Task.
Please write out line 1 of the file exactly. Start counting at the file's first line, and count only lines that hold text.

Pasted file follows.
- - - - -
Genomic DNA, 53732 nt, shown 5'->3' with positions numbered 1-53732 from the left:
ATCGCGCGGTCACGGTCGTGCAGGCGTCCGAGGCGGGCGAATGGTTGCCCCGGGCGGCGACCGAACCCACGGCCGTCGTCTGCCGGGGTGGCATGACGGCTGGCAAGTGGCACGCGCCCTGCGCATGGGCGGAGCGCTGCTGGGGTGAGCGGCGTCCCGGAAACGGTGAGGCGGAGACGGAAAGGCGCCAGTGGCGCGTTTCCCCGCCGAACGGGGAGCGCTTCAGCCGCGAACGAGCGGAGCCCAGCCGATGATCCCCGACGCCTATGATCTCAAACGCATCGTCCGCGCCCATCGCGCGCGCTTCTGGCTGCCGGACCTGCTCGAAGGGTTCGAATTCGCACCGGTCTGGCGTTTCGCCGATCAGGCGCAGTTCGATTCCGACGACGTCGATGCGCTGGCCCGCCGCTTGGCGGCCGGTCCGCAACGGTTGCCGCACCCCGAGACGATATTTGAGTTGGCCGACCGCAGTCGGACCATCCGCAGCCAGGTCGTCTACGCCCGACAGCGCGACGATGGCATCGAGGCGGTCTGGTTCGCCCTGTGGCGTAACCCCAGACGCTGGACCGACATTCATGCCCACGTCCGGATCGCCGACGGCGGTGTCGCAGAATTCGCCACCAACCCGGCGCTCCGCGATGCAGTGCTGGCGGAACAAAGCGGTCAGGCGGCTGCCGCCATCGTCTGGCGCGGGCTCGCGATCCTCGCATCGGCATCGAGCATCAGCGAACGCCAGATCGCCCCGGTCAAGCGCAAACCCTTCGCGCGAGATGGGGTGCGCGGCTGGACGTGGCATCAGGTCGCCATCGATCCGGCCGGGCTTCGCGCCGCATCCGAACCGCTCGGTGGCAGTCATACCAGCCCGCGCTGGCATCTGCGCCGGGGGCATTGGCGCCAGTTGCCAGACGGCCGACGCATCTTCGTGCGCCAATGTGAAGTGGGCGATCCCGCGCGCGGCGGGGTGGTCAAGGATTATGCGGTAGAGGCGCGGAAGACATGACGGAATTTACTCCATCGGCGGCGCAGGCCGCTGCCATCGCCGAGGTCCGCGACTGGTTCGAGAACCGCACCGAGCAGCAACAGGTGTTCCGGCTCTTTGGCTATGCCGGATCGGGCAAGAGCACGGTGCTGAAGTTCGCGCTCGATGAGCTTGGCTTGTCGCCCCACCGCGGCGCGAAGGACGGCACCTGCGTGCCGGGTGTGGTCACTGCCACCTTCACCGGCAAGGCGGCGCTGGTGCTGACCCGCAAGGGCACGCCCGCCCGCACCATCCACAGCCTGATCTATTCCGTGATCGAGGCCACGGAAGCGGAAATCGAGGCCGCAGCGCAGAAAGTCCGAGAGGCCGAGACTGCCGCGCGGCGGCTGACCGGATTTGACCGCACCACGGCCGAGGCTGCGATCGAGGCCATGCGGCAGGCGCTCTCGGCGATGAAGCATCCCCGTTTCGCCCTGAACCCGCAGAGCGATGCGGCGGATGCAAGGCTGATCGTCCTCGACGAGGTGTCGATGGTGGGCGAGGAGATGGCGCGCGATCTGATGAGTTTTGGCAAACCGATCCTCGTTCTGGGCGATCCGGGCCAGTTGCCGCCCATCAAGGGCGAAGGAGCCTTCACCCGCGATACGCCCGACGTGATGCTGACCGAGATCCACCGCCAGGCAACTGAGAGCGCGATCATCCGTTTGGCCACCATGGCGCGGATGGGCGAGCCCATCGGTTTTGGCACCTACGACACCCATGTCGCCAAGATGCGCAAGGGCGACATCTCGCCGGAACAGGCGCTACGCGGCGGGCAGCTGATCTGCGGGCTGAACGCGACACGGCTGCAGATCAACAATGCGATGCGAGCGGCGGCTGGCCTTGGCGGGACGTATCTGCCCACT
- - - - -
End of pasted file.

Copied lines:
Genomic DNA, 53732 nt, shown 5'->3' with positions numbered 1-53732 from the left: